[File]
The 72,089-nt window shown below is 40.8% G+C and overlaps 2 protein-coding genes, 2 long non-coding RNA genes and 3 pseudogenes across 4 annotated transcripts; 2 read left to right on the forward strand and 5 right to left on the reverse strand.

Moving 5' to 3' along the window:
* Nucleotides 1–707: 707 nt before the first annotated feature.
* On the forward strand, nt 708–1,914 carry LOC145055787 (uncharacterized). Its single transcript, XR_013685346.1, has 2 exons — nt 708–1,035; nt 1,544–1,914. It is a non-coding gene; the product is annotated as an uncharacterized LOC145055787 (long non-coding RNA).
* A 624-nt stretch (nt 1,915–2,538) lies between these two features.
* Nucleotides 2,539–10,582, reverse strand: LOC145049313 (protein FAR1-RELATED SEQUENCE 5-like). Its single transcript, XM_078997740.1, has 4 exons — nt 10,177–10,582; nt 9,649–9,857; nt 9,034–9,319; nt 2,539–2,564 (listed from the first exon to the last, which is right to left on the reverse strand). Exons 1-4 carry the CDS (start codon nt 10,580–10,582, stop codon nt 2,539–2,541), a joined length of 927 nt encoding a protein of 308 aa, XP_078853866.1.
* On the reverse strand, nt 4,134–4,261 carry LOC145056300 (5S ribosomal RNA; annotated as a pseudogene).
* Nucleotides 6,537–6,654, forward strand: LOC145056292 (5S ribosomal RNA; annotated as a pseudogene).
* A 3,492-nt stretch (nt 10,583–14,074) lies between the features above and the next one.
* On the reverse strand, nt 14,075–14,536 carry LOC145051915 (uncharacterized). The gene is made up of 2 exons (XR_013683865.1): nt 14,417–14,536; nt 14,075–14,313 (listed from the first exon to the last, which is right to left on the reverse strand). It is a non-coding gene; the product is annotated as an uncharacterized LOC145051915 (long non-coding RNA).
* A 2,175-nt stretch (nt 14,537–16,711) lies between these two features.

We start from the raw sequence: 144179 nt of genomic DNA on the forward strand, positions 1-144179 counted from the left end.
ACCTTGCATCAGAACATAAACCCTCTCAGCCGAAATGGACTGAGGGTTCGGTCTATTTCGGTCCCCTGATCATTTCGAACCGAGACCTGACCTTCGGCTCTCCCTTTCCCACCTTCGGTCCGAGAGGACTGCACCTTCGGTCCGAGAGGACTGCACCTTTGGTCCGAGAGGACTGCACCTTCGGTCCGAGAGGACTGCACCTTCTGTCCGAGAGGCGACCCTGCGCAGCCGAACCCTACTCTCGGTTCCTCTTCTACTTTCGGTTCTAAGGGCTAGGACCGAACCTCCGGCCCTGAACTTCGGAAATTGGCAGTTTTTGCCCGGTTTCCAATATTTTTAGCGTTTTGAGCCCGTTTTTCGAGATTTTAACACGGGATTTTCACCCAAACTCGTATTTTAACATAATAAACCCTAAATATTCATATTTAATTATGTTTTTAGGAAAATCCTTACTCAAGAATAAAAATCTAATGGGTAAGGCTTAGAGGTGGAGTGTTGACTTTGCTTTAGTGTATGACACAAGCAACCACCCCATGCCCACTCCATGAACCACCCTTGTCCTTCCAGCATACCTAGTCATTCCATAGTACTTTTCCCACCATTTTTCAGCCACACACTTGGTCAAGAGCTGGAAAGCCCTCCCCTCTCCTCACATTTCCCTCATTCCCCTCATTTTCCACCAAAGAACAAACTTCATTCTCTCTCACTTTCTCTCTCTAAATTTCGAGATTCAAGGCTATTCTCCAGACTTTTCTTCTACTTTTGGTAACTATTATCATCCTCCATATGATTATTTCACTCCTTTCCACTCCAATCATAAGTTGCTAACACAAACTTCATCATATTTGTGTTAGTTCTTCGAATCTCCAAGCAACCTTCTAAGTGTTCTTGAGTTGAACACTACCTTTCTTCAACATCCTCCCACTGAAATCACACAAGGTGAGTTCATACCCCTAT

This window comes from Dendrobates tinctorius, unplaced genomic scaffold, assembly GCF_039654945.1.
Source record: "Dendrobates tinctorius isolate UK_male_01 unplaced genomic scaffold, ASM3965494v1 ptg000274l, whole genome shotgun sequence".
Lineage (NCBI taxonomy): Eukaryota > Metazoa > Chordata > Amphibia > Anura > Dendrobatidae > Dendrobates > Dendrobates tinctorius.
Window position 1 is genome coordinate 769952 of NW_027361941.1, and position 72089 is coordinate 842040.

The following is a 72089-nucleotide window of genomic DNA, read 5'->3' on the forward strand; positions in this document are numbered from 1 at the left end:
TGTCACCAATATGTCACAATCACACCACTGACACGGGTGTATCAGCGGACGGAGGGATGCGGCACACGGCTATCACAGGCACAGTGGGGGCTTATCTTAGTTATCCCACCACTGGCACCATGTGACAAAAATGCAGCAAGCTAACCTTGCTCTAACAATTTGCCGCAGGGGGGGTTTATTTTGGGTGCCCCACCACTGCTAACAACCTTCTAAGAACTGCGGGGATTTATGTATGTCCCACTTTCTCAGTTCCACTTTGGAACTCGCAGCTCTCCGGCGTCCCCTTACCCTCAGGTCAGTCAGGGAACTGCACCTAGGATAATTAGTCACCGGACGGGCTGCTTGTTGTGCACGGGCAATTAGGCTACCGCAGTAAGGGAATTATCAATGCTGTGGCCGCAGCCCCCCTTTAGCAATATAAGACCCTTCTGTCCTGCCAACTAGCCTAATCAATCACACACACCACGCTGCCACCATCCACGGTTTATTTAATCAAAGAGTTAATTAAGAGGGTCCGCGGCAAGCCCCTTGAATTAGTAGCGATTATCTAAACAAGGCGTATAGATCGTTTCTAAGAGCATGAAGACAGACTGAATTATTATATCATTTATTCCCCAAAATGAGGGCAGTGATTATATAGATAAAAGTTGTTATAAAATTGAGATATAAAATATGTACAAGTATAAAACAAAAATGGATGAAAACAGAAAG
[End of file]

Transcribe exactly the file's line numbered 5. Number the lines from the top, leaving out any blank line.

* A 624-nt stretch (nt 1,915–2,538) lies between these two features.